James Anthony knows that the work of a school janitor is never done. Even though school custodians do the majority of the sweeping, mopping, and buffing the floors after the school day is done, as long as children fill classrooms, there is something to be cleaned.

James Anthony was at work on Tuesday, his birthday, just as with any other day, keeping his mop and his smile as ready as ever, as reported by NBC4i on October 25, when a call came in that his services were needed in a kindergarten classroom. Janitors never know what they will face when walking through any classroom doorway, from a sick child to shreds of construction paper glued to the floor, to the dreaded stain of red Kool-Aid on a carpet.

What was waiting for Mr. Anthony was something he never expected — a surprise gift from kindergartners at Hickerson Elementary.

A not-so noisy surprise

James Anthony is simply known as “Mr. James” by all the students at Hickerson Elementary School in Tullahoma, TN, and being hearing-impaired doesn't mean that the janitor doesn't have his own way of speaking, listening to, and teaching children every day. The conscientious custodian has taught students bits and pieces of American Sign Language in between his numerous cleanup missions on the campus in over 20 years with the Coffee County Schools. Mr. James does more than teach children about his unique communication method. According to the school principal, the janitor’s lessons in “good manners and how to treat other people” are the most powerful.

James Anthony also reads lips, so there is little that the janitor misses from the lips of the youngest students.

Kindergartners have full days mastering letters, sounds, numbers, reading, and the human relations skills needed on any school playground. Sometimes being quiet is the hardest skill to master. Teacher, Alyssa Hartsfield, teacher Amy Hershman's teacher’s aide, Shelly Lucas, and school nurse, Angela Ridner made it a team effort to teach the children to sing “Happy Birthday” in American Sign Language, and even though they didn't need to be quiet to surprise James Anthony, the squeals of excitement and joy that accompany their signing are as priceless as their smiles, as was the one on Mr.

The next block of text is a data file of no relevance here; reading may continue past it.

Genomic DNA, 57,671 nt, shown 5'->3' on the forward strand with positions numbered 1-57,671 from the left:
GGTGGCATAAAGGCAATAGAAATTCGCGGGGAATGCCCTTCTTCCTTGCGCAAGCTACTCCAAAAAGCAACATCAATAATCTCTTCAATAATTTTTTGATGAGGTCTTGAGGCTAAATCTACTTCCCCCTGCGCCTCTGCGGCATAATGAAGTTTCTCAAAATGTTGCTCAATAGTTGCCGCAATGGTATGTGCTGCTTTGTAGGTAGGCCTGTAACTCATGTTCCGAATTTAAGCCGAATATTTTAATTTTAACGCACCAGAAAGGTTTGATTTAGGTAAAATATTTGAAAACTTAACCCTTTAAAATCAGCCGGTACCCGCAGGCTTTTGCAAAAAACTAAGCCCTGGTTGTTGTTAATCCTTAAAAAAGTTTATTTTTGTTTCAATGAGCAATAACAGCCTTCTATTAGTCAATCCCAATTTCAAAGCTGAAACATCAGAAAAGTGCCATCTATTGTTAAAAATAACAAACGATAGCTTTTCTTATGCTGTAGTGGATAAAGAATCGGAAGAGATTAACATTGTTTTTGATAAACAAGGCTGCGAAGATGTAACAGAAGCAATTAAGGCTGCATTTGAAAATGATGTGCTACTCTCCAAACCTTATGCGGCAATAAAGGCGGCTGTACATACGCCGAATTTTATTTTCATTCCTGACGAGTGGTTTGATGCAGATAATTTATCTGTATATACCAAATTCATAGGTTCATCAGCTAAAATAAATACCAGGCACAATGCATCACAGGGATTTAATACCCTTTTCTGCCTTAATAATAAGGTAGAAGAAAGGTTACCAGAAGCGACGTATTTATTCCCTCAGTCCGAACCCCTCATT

James’ face when he receives the special greeting.

Beautiful hands in motion

There are no words necessary, spoken or otherwise, to see the pure joy in James Anthony's smile as he comes into the classroom, and realizes that he is being serenaded by the children, in this moving way, for his birthday. The janitor raises his hands to his head in disbelief.

The adults in the room are as thrilled as the students, throwing their heads back in delight at Anthony's reaction.

The swirling motions for “happy” are just one benefit of learning American Sign Language. Laura Berg's article on the benefits of teaching American Sign Language to preschoolers relates how the muscle memory associated with learning sign language enhances the reception for normal language and comprehension, as well as auditory skills. Just as with any second language, younger minds are able to absorb and utilize new language skills more quickly than in later adult years.

The memories mark more than a 60th birthday. James Anthony and the young children who are the Hickerson Hawks have already given priceless lessons to each other, ones that last longer than words, and they have many more yet to share.